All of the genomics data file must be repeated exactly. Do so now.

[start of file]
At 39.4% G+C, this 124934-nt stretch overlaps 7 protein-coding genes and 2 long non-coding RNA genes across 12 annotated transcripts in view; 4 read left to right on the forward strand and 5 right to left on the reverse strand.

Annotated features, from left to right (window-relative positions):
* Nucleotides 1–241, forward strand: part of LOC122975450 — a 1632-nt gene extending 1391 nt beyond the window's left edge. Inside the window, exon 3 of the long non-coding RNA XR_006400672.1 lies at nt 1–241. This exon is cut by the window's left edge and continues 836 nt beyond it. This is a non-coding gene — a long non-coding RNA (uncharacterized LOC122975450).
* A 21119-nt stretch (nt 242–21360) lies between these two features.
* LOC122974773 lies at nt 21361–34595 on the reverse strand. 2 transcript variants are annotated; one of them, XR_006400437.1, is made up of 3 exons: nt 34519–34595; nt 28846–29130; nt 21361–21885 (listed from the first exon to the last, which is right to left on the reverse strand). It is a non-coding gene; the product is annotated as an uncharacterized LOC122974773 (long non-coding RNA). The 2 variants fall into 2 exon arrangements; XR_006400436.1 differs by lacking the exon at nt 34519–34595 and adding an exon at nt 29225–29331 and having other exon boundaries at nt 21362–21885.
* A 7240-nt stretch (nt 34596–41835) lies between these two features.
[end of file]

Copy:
At 39.4% G+C, this 124934-nt stretch overlaps 7 protein-coding genes and 2 long non-coding RNA genes across 12 annotated transcripts in view; 4 read left to right on the forward strand and 5 right to left on the reverse strand.

Annotated features, from left to right (window-relative positions):
* Nucleotides 1–241, forward strand: part of LOC122975450 — a 1632-nt gene extending 1391 nt beyond the window's left edge. Inside the window, exon 3 of the long non-coding RNA XR_006400672.1 lies at nt 1–241. This exon is cut by the window's left edge and continues 836 nt beyond it. This is a non-coding gene — a long non-coding RNA (uncharacterized LOC122975450).
* A 21119-nt stretch (nt 242–21360) lies between these two features.
* LOC122974773 lies at nt 21361–34595 on the reverse strand. 2 transcript variants are annotated; one of them, XR_006400437.1, is made up of 3 exons: nt 34519–34595; nt 28846–29130; nt 21361–21885 (listed from the first exon to the last, which is right to left on the reverse strand). It is a non-coding gene; the product is annotated as an uncharacterized LOC122974773 (long non-coding RNA). The 2 variants fall into 2 exon arrangements; XR_006400436.1 differs by lacking the exon at nt 34519–34595 and adding an exon at nt 29225–29331 and having other exon boundaries at nt 21362–21885.
* A 7240-nt stretch (nt 34596–41835) lies between these two features.